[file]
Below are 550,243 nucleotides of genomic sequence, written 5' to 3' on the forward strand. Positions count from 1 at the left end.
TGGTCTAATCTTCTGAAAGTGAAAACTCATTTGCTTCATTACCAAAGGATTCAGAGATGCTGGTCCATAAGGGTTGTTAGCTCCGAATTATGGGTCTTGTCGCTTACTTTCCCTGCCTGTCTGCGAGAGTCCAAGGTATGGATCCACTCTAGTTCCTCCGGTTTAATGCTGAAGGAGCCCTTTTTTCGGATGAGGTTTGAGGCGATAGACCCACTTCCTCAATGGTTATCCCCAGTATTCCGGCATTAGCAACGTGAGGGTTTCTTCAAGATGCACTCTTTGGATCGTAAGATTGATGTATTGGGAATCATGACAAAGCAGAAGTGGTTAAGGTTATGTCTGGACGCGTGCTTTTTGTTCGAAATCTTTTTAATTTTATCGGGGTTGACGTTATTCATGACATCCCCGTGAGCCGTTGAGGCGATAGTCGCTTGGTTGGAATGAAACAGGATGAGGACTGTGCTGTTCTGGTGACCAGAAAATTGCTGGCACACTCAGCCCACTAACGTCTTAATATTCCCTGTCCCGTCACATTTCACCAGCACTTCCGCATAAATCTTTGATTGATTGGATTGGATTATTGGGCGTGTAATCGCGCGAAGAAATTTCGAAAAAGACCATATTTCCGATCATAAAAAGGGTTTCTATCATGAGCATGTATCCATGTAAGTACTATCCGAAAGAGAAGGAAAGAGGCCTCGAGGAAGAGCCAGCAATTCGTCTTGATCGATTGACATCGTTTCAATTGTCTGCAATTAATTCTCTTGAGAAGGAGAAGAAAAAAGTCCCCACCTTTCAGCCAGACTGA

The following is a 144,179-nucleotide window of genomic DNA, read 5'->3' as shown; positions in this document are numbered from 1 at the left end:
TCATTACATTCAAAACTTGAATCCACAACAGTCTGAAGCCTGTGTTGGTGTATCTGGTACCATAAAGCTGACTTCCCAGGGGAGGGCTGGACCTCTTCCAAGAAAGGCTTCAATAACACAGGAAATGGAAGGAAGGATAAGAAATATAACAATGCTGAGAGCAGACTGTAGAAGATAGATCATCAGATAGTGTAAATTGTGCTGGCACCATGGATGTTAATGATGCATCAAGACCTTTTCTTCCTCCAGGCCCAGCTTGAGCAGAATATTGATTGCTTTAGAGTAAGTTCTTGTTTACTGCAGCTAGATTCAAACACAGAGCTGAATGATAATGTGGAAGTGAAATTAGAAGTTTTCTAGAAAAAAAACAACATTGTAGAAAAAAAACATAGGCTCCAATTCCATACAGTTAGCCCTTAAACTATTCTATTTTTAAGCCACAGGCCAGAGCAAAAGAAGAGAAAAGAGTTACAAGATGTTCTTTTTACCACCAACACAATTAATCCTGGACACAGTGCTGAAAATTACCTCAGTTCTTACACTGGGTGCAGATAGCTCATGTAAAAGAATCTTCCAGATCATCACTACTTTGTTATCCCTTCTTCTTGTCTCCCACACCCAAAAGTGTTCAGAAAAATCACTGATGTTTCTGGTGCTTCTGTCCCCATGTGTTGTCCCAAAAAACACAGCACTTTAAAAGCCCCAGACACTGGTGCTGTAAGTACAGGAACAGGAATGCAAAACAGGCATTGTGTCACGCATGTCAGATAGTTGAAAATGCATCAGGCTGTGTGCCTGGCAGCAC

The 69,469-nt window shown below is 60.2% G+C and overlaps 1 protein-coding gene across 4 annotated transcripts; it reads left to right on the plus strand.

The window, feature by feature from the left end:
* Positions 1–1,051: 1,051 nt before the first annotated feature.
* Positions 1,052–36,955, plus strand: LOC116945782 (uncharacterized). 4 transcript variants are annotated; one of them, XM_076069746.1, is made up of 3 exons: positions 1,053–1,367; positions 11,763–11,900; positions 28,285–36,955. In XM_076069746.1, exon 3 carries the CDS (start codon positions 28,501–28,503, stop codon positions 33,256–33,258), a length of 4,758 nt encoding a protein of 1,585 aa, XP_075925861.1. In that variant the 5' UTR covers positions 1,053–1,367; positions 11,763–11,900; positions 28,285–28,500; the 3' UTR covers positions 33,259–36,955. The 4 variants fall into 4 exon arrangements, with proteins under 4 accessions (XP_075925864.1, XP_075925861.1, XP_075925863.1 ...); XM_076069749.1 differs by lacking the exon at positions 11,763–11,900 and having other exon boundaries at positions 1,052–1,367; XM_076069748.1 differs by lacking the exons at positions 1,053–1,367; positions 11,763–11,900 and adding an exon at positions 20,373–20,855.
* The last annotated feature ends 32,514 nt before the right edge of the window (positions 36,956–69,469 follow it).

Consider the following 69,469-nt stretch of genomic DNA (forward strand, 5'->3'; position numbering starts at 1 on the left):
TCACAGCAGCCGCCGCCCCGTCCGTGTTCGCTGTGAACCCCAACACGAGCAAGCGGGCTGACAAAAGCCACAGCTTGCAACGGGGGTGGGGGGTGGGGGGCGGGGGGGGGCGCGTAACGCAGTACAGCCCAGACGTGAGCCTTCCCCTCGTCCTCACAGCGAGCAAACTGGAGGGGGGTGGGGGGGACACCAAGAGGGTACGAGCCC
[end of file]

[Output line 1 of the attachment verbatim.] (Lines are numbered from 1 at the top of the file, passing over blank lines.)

Below are 550,243 nucleotides of genomic sequence, written 5' to 3' on the forward strand. Positions count from 1 at the left end.